The excitement of the brilliantly innovative book is that it challenges the reader to revise his concept of orderâ€”and to consider the seemingly disparate problems of the individual personality and the urban society in the light of a fresh, unified framework that has the shock of new truth.
Drawing on recent ideas in psychology, sociology, and urban history, Sennett shows how the excessively â€śorderedâ€ť community freezes adultsâ€”both the fierce young idealists and their security-oriented parentsâ€”into rigid attitudes that originate in adolescence and stifle further personal growth. He explains how the accepted ideal of order generates patterns of behavior among the urban middle cases that are stultifying, narrow, and violence-prone. He demonstrates that most city planning has been conducted with the same rigidity, and shows, in specific and human terms, why that approach has not solved and cannot solve our cities problems.
The Uses of Disorder is not only a critique of the ways in which the affluent city has failed as a place where the individualâ€”even the affluent individualâ€”can grow. It is also an exploration of new modes of urban organization through which city life can become richer and more life-affirming. The author proposes and projects in concrete terms (including a new use of the police) a functioning city that can incorporate anarchy, diversity, and creative disorder to bring into being adults who can openly respond to and dealt with the challenges of life.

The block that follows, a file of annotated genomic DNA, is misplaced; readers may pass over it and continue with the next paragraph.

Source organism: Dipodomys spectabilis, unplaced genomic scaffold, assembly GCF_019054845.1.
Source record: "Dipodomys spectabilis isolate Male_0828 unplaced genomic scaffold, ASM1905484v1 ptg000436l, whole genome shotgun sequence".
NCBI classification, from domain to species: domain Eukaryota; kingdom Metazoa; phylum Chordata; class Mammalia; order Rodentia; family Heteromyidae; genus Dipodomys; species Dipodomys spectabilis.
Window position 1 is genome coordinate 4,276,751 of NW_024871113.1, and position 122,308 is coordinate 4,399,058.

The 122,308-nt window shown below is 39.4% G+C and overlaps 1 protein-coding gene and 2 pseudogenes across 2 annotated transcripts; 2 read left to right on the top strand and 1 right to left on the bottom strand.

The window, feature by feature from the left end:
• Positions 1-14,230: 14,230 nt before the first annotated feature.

Thus, Richard Sennett, more aware of the nature of human nature than most Utopians of the past, sees progress in the creation of new urban relationships that will protect, not stability, but diversity and change. Out of his books, with its free and imaginative insights grounded in a strong sense of present-day realities, emerges the vision of a fully affluent and libertarian societyâ€”an arena that will welcome a rich variety of individuals, and accept the conflict that stem from such variety as not merely inevitable but life-giving.